This is a very cheap, fully automatic, point-and-shoot camera. I have never heard of Wizen before – a Google search comes up with batteries and pictures of cheap looking cameras. The camera is made in Taiwan – so it is Chinese. I have no instructions for it but instructions are not really needed.
There are five controls: off/on for the flash, lens cover/camera on/off, shutter release, rewind switch and ISO setting. It is fully automatic – exposure and film advance (film rewind is still manual). The lens is fixed so no focusing is required or possible.
So, a description:
The top is dominated by a large, red, shutter release which falls naturally to my index finger. To the left of this – centrally on the top – is the legend “AW 818”. Behind the shutter release is the rewind switch. This is spring loaded and is operated by pushing left against the spring. Left of the rewind switch is the frame counter. As is normal on post 1960 cameras, this is reset to ‘S’ by opening the back. It counts up. Over to the right of the top is a window marked ‘Film Drive’. In the window are alternating red and white spots on a disc which rotates as the film is either advanced or rewound.
The front of the camera has a grip on the right which doubles as a battery holder – it takes two AA batteries. In the centre is the lens. It is very difficult to count the elements in a fixed lens but you can sometimes count reflections from the glass surfaces. On that basis, I can count two pairs of reflections which suggests a doublet but I am far from certain – it could be a triplet with cemented elements which would not produce reflections. Two of the reflections are blue and two are yellow – this suggests that the two outside surfaces are coated but not the internal surfaces.
The lens is covered by a moveable cap – this is moved by a slider on the underside of the camera. This slider also acts as a power switch for the camera. The lens is on a raised fascia and on the left corner of this fascia (left when using the camera) is a small window marked ‘CDS’ – this is the sensor for the light meter.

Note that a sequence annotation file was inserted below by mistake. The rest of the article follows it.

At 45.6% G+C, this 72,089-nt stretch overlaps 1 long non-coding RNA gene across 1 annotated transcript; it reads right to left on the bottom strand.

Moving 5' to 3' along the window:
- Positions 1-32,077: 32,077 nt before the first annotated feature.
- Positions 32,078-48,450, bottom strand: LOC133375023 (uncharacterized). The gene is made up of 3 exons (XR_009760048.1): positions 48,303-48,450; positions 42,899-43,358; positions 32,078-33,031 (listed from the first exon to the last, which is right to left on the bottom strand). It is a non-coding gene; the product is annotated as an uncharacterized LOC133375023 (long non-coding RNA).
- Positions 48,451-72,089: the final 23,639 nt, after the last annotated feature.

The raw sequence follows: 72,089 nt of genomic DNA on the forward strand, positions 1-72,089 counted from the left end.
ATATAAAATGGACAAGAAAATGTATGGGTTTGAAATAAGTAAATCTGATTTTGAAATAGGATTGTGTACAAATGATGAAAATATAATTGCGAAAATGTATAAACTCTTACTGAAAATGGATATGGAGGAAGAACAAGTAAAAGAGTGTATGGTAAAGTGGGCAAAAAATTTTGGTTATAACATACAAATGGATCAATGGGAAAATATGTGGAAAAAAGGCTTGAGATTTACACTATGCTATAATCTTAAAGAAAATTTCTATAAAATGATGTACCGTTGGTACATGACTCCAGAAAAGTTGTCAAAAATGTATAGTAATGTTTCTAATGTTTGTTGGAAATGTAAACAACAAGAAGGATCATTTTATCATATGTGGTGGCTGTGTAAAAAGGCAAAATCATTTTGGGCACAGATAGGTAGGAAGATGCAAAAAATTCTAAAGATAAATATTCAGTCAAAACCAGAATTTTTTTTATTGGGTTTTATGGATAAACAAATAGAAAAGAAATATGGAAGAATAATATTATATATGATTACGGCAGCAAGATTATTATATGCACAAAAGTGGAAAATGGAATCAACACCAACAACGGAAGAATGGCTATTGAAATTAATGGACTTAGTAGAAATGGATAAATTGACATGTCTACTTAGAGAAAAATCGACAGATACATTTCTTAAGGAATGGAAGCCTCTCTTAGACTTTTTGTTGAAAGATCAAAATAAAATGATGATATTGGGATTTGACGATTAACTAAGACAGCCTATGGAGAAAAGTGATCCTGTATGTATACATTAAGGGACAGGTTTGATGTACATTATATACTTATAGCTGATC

Above the fascia is the viewfinder window. This is large enough for easy use. It has bright lines for framing but no allowance for parallax.
On the top left corner of the front is the built-in flash. This has its own on/off switch. It is simple to use – switch it on and the flash will fire when you take a picture.
On the back of the camera is, as you would expect, the eyepiece for the viewfinder.Left of this are two LEDs, one red and one green. the green LED is a flash ready indicator. The flash will only power up if the slider for the lens cap is switched on. The red LED is a low light warning. This does not stop the camera from being used. It only comes on when the shutter release is partially depressed. If the flash is switched on, this red LED will not come on.
The hinged back takes up most of the back of the camera. This has a small clear window to allow the user to see the film cassette and film type – very useful. There is no sprocket shaft in this camera. Its function is taken up by a sprocket wheel above the film gate.
The plastic moulding for this camera has good, light-tight, flanges so no foam light seals are necessary. There is a light seal around the clear window; on my camera this has turned to mush and needs replacing.
The base of the camera has very little – no tripod socket, for instance. There are two sliders, the on/off lens cap slider ready mentioned and a film speed slider. This last has two options – 100/200 ISO and 400 ISO. Contrary to what you might expect, this is not connected to the light meter but merely changes the aperture. This works by a moving plate with two different size holes drilled in it – a Waterhouse stop. For 100/200 ISO film you get the larger aperture (f/3.5) and for 400 ISO film you get the smaller aperture (f/5.6?) Here is also the door to the battery compartment which holds 2 X AA batteries.
According to the legend beside the lens, the aperture is f/3.5. The legend also mentions 33 mm. Is this the focal length of the lens or the film size? I suspect that it is the focal length, but who knows? It also mentions that the lens is glass.
9 thoughts on “Wizen AW 818”
do you know when this camera was made? (What era?)
No – but I would guess the late 1970s or early to late 1980s.
Yesterday I got a Wizen m 616 can’t find any information of the company online nor of the model just some images on google, it seeks to work but can’t really tell since the S is stuck and doesn’t move I suspect is not loaded properly (the film) or I’m missing something because it seems to rewind and move, the flash works, the on and off too but will try to take it to a photographer to see if they can help me see if it does takes pictures!
I have the same camera.
Any idea of the value?
£1 or £2. Certainly not very much!
This is either a rebranded or a copy of the Toma 818, if you search for Toma 818 (or Toma 616) you’ll find a lot more information. The 616 was made in the 90s, I’d imagine the 818 was closer to 2000.
John, thank you for this. I have had a look on Google Images and the Wizen AW 818 is clearly the same as the Toma 818. As Wizen do not seem to have had any camera manufacturing facilities, I suspect that they were a rebranded Toma 818. Of course, both the Wizen and Toma versions could have been made by a third party – which is far from unusual.
I have a Wizen Royal 600 camera that I wish to restore , anyone with pointers please contact me :